I had heard a lot about Donna Tartt’s The Secret History. The story revolving around a group of students studying Greek classics seemed unusual, so when I found it in a book sale, I was ecstatic. Unfortunately, the book didn’t really appeal to me.
Richard Papen is a small-town boy who gets admitted to a prestigious academic institute, the Hampden College in New England. Richard is eager to study ancient Greek not only because of his fascination with the language and literature of ancient Greece but also because he is fascinated by the elite group of students who are doing the course. At first rejected, he is later able to impress the professor and his small select band of students by his knowledge and admitted into the class. However, since he still remains something of an outsider, he is not initiated into some mysterious rituals that the others practise including Bacchanal rites. One day the rites go too far and result in the death of an innocent man.The group tries to suppress the murder but, like in all classical Greek tragedies, blood that is shed cries out for vengeance.
This novel had a superb beginning but I just could not sympathise or relate to any of the characters and hence it simply failed to work.
I have a great liking for books that feature brothers so I was really keen to read Patrick deWitt’s The Sisters Brothers, a book that had been nominated for the Man Booker Prize 2011.
The book is a historical Western set during the Californian Gold Rush. Brothers Charlie and Elli Sisters are the fastest draws in their part of the world who are hired by a man known as the Commodore ( a title which reminded me of the mostly dim-witted commodores of Star Trek) to track down a man called Hermann Kermit Warm who has apparently cheated him. The brothers thus start on for what turns out to be a long journey full of many adventures and revelations even as Warm remains one step ahead.
The book’s ending was a huge disappointment what with its ‘all’s well that ends well’ kind of scenario. Surely two murderous men didn’t deserve this kind of infantile end.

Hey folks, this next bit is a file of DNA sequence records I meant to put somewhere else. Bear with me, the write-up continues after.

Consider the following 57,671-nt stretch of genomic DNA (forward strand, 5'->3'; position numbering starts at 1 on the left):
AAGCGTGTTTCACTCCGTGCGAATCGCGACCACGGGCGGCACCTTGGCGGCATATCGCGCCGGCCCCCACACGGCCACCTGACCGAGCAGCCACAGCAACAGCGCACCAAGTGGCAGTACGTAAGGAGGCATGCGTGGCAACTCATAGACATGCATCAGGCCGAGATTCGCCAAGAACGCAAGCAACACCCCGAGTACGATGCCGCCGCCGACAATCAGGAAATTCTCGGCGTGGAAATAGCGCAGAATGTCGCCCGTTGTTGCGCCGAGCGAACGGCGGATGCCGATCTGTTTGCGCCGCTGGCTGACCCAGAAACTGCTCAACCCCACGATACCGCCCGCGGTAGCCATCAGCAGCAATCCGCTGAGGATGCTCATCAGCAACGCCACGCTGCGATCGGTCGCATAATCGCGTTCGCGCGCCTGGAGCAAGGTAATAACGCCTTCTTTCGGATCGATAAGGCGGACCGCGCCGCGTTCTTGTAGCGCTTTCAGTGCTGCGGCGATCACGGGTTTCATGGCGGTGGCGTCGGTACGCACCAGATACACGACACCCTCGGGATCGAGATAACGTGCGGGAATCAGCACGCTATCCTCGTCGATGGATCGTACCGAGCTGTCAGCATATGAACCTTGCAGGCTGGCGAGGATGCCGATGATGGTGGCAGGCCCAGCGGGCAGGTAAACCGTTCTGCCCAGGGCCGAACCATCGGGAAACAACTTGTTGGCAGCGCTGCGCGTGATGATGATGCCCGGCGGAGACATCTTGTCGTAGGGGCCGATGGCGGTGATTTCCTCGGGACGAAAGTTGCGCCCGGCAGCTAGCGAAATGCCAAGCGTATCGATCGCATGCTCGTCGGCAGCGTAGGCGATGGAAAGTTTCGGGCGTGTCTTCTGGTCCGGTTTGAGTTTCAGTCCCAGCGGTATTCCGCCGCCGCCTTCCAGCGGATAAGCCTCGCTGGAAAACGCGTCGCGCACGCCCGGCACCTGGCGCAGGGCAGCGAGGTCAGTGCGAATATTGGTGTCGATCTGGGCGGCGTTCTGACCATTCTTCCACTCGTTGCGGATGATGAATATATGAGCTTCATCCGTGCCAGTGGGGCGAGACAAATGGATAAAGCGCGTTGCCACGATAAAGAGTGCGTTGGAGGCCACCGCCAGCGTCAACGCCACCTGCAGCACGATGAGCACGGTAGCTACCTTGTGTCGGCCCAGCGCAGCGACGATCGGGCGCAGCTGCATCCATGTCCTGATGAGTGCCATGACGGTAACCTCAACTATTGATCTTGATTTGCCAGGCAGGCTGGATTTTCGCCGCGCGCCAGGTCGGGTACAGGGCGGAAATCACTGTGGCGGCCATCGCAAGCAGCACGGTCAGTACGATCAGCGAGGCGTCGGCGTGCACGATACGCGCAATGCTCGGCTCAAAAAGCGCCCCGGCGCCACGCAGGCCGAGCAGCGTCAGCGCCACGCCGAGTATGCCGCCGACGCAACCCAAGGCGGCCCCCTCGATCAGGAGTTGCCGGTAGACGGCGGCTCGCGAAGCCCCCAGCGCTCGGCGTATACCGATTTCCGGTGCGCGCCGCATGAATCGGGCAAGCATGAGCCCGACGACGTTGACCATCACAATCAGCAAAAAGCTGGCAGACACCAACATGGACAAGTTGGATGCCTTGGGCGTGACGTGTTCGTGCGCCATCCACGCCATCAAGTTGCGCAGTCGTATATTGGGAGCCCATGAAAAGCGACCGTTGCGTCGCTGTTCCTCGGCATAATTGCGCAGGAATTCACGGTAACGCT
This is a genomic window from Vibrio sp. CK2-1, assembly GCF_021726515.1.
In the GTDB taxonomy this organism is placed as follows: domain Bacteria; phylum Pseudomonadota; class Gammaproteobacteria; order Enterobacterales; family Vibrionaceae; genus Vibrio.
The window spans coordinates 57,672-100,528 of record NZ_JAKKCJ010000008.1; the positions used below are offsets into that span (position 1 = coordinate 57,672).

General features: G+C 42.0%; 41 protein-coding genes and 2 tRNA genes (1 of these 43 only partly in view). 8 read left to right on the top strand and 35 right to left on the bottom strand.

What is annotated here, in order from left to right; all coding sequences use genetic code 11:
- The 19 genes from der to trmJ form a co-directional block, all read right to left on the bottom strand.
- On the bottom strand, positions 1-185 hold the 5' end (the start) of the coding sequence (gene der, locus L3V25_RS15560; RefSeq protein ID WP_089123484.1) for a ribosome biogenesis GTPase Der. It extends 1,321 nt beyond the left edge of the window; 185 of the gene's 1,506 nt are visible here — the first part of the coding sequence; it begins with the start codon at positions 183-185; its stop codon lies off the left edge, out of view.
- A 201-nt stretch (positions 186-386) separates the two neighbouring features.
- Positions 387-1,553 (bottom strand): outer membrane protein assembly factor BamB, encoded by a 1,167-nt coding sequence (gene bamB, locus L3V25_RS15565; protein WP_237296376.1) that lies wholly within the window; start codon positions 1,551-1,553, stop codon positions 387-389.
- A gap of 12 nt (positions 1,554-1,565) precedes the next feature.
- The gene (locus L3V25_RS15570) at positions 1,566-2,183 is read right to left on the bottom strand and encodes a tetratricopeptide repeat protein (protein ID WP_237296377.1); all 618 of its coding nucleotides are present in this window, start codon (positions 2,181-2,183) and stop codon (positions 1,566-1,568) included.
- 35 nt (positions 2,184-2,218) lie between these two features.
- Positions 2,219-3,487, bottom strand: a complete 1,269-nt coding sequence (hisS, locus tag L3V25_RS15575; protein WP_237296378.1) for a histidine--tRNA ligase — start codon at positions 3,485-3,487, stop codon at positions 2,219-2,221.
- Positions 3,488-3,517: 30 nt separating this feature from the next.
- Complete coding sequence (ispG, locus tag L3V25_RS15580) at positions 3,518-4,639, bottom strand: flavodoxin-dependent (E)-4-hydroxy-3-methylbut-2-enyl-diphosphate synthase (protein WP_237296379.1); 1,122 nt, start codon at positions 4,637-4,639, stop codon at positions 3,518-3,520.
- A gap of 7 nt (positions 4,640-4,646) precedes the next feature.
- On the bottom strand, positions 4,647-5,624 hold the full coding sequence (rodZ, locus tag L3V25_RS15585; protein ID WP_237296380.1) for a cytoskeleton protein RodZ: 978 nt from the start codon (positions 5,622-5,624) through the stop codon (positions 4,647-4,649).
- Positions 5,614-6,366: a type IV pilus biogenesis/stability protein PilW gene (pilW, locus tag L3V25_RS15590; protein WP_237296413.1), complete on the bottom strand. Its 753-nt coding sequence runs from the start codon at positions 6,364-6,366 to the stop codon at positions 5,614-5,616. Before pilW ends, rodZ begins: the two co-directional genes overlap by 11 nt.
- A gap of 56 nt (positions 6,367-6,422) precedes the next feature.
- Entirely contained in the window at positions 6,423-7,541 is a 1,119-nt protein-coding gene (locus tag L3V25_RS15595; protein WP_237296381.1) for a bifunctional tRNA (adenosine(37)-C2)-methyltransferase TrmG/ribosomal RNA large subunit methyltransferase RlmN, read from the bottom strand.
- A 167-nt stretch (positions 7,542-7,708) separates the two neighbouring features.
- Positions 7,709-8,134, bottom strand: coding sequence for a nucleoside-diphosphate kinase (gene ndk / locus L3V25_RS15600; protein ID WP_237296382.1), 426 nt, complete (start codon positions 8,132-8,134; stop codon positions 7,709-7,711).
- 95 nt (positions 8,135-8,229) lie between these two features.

What happens when a sexual violation leaves you with a baby? Well, you reject the baby, abandon him, and care two hoot about how he is being brought up. What happens when the same baby grows up to be a twisted being, full of hatred and bent on destruction? Well, you suddenly become all maternal and profuse plenty of platitudes about how love conquers all hate. This hypocrisy made me so sick that this is all I am going to write about Simon R.Green’s Drinking Midnight Wine.
First Line: The snow in the mountains was melting and Bunny had been dead for several weeks before we came to understand the gravity of our situation.
Title: The Secret History
Author: Donna Tartt
Publication Details: London: Penguin, 1993.
First Published: 1992
Other books read of the same author: None
First Line: I was waiting outside the Commodore’s mansion, waiting for my brother Charlie to come out with news of the job.
Title: The Sisters Brothers
Author: Patrick de Witt
Publication Details: London: Granta, 2011
First Published : 2011
Trivia: Shortlisted for the Man Booker Prize 2011
First Line: BRADFORD-ON-AVON is an old town, and not all of its ghosts sleep the sleep of the just.
Title: Drinking Midnight Wine
Author: Simon R. Green
Publication Details: NY: Roc, 2002
First Published: 2001
Other Books read of the same author: None
Submitted for various challenges.